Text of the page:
The CDC admits urine drug tests “can be subject to misinterpretation” but recommends their use anyway, before opioid therapy begins and at least once annually thereafter.  If “unexpected results” are found, the guidelines say they should be verified by more expensive laboratory tests.

Myth #4: The guidelines will help reduce opioid abuse and overdoses

The early results are not promising. The prescribing of opioid pain medication was in decline years before the guidelines were issued, yet overdose death rates continued climbing. In recent months, opioid overdoses in several northeastern states have spiked, with most of the deaths blamed on illicit fentanyl smuggled into the country from China, Mexico and Canada.

Most disturbingly, drug traffickers are learning how to manufacture counterfeit pain medication with fentanyl. The DEA says the U.S. is being “inundated” with hundreds of thousands of these fake pills. It’s not just street addicts being victimized by the fentanyl scam. Some are pain patients who turned to the black market for relief because they could no longer get opioid prescriptions legally.

“Fentanyls will continue to appear in counterfeit opioid medications and will likely appear in a variety of non-opiate drugs as traffickers seek to expand the market in search of higher profits. Overdoses and deaths from counterfeit drugs containing fentanyls will increase as users continue to inaccurately dose themselves with imitation medications,” the DEA said in a report this summer.

counterfeit oxycodone

counterfeit oxycodone

Pain patients predicted that illegal drug use would soar in a survey conducted by Pain News Network and the International Pain Foundation last October. Asked what would happen if the CDC guidelines were adopted, nearly 60% said pain patients would get their opioids through other sources or off the street. Another 72% said use of heroin and other illegal drugs would increase. And 78% predicted more patient suicides.

Could the CDC have seen this coming? In its urgency to get the guidelines adopted, the agency never took a hard look at the unintended consequences the guidelines could have:

"Concerns have been raised that prescribing changes such as dose reduction might be associated with unintended negative consequences, such as patients seeking heroin or other illicitly obtained opioids or interference with appropriate pain treatment. With the exception of a study noting an association between an abuse-deterrent formulation of OxyContin and heroin use… CDC did not identify studies evaluating these potential outcomes."

Myth #5: There are better alternatives than opioids

There are many different types of non-opioid medications, ranging from over-the-counter pain relievers like ibuprofen and acetaminophen to prescription drugs like Lyrica (pregabalin) and Neurontin (gabapentin). There are also several non-pharmacological treatments like acupuncture, massage, physical therapy, and cognitive behavioral therapy (CBT).

The CDC guidelines make it sound like these alternative treatments always work and are readily available to every patient:

"Many nonpharmacologic therapies, including physical therapy, weight loss for knee osteoarthritis, complementary and alternative therapies, psychological therapies such as CBT, and certain interventional procedures can ameliorate chronic pain. In particular, there is high-quality evidence that exercise therapy for hip or knee osteoarthritis reduces pain and improves function immediately after treatment.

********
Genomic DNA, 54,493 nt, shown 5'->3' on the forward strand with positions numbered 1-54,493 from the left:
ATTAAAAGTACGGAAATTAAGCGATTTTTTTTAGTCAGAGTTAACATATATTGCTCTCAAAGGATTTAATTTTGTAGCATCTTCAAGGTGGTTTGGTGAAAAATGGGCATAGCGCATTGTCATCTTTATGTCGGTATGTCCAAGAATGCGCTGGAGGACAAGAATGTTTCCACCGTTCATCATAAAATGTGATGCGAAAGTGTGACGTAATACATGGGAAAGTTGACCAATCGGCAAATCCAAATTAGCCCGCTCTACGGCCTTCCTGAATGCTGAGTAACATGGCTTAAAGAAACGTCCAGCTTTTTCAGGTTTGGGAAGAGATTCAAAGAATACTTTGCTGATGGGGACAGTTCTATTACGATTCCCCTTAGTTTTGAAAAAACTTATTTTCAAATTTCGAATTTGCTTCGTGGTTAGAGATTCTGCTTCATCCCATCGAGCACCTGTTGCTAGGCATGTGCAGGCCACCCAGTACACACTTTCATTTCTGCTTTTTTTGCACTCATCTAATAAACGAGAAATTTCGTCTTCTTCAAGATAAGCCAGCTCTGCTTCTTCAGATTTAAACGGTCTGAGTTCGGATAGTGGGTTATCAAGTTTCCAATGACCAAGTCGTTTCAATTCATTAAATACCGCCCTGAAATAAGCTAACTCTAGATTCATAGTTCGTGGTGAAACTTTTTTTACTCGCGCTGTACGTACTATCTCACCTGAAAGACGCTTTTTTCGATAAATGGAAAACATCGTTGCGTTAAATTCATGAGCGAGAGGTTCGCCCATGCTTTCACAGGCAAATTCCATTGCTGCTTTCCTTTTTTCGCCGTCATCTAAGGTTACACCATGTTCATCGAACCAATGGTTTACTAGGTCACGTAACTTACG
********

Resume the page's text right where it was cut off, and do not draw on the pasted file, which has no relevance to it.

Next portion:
Several nonopioid pharmacologic therapies (including acetaminophen, NSAIDs, and selected antidepressants and anticonvulsants) are effective for chronic pain. In particular, acetaminophen and NSAIDs can be useful for arthritis and low back pain. Selected anticonvulsants such as pregabalin and gabapentin can improve pain in diabetic neuropathy, post-herpetic neuralgia, and fibromyalgia."

But when we asked over 2,200 pain patients what they thought about these alternative treatments, most said they didn’t work. Three out of four patients said over-the-counter pain relievers “did not help at all” and 64% said the same about nonpharmacological treatments such as exercise and weight loss.

Non-opioid medications like Lyrica, Neurontin and Cymbalta fared a little better, with only about half of patients saying they did not help. But many also complained about side effects from the drugs, such as weight gain, anxiety and withdrawal symptoms.

Some patients are being coerced into treatments they don’t want, such as epidural steroid injections. Over a third of the patients recently surveyed by Lana Kirby, founder of Veterans and Americans United for Equality in Medical Care, said they have been told by a healthcare provider that they must have an operation or invasive procedure or they’ll no longer get opioids or be discharged from the practice.  

“Respondents are being threatened with pain care protocols that are not optimal, such as epidural injections and installation of durable medical equipment. If they refuse, their access to oral medications, even where they have been used impactfully, is systematically reduced or suspended,” said Terri Lewis, PhD, a patient advocate and researcher who analyzed the survey findings.

Over half the patients (57%) in that survey said they had been discharged by a doctor because they required opioid treatment. Of those who were discharged, only half were able to find a new physician.

Perhaps the most telling response in that survey is that half of the patients admit considering suicide as a way to end their pain.

“Patients increasingly report that they are harmed directly and indirectly as changes to their healthcare routines have resulted in limited access, reduced quality of healthcare interactions, and increased out of pocket cost,” said Lewis. “To a person, respondents report that they feel humiliated, degraded, shamed, and stigmatized by the loss of choice over their physician patient alliance and program of care.

"The regulatory changes have increased negative responses to them within their support system (treated like addicts, lack of care for emergencies, pharmacy hassles, and fear of physician). Many now acknowledge that their doctor’s appointment conversation is all about keeping the physician safe from DEA oversight or license restrictions as opposed to optimizing the consumer’s activity and functioning levels.”

In just five months, it is clear the guidelines are having a major impact on the pain community in the United States.  More people are suffering from untreated pain and more are dying from drug overdoses. Yet there is no sign the CDC has any intention to revise and clarify the guidelines or to dispel the myths that surround them.